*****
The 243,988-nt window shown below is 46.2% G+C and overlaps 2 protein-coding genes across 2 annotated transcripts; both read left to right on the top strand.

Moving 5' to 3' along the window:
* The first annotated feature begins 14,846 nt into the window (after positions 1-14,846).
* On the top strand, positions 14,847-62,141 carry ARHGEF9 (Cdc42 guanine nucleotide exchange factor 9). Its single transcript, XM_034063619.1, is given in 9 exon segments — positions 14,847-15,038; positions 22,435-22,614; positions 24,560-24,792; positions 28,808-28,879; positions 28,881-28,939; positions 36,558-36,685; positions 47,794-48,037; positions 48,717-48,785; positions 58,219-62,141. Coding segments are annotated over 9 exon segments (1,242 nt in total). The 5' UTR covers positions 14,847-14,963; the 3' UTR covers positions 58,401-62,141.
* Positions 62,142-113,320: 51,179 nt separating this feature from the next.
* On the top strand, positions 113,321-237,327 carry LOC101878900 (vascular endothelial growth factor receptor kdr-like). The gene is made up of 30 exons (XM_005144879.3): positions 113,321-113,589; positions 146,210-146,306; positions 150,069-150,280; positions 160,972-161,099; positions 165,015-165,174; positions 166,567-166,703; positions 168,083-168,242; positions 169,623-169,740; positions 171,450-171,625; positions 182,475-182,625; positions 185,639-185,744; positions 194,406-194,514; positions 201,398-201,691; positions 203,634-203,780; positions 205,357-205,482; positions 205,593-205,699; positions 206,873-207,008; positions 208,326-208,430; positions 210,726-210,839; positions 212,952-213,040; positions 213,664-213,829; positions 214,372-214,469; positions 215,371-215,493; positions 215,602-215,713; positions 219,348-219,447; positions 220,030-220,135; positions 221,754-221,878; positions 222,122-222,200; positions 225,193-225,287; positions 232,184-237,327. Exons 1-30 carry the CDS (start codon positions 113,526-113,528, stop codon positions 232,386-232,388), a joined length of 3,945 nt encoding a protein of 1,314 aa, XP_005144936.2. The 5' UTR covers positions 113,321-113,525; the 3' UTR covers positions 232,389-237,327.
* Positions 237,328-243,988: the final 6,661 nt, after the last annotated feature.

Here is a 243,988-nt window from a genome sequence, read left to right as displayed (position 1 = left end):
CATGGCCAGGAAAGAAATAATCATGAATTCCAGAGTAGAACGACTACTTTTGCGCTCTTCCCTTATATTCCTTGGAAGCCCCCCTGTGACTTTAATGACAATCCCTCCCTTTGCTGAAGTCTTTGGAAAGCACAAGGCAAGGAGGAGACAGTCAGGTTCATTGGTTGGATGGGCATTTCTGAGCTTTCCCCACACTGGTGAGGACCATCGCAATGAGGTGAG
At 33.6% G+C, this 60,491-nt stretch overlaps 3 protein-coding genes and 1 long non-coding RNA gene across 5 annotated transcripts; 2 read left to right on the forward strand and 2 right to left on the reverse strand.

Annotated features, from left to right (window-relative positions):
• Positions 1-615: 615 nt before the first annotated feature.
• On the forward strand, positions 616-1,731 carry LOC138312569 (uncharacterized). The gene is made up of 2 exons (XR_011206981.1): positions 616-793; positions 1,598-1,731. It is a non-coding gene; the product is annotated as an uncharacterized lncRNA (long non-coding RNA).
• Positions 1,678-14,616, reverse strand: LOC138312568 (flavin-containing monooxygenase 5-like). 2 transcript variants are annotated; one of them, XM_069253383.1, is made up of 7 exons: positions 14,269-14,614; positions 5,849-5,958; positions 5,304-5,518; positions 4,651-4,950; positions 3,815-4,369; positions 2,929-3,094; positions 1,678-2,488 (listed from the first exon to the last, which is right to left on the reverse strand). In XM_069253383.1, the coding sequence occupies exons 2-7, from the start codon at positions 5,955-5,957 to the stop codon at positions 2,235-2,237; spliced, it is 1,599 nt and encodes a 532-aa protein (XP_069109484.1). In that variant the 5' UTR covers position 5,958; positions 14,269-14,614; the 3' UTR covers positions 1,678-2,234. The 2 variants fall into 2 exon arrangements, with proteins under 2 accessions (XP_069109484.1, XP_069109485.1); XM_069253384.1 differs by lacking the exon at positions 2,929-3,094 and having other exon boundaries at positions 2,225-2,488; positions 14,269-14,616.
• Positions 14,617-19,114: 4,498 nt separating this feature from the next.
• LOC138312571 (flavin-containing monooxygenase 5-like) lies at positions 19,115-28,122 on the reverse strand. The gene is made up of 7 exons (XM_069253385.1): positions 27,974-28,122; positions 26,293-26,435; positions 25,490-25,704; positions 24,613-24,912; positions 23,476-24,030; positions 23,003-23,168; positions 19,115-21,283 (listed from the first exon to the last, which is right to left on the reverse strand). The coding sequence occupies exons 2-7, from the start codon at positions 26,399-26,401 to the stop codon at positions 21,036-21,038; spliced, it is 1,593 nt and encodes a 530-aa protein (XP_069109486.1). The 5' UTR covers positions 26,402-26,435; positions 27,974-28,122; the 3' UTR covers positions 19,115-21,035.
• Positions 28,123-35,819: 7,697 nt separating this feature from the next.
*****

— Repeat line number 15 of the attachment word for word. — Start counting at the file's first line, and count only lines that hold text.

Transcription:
• Positions 14,617-19,114: 4,498 nt separating this feature from the next.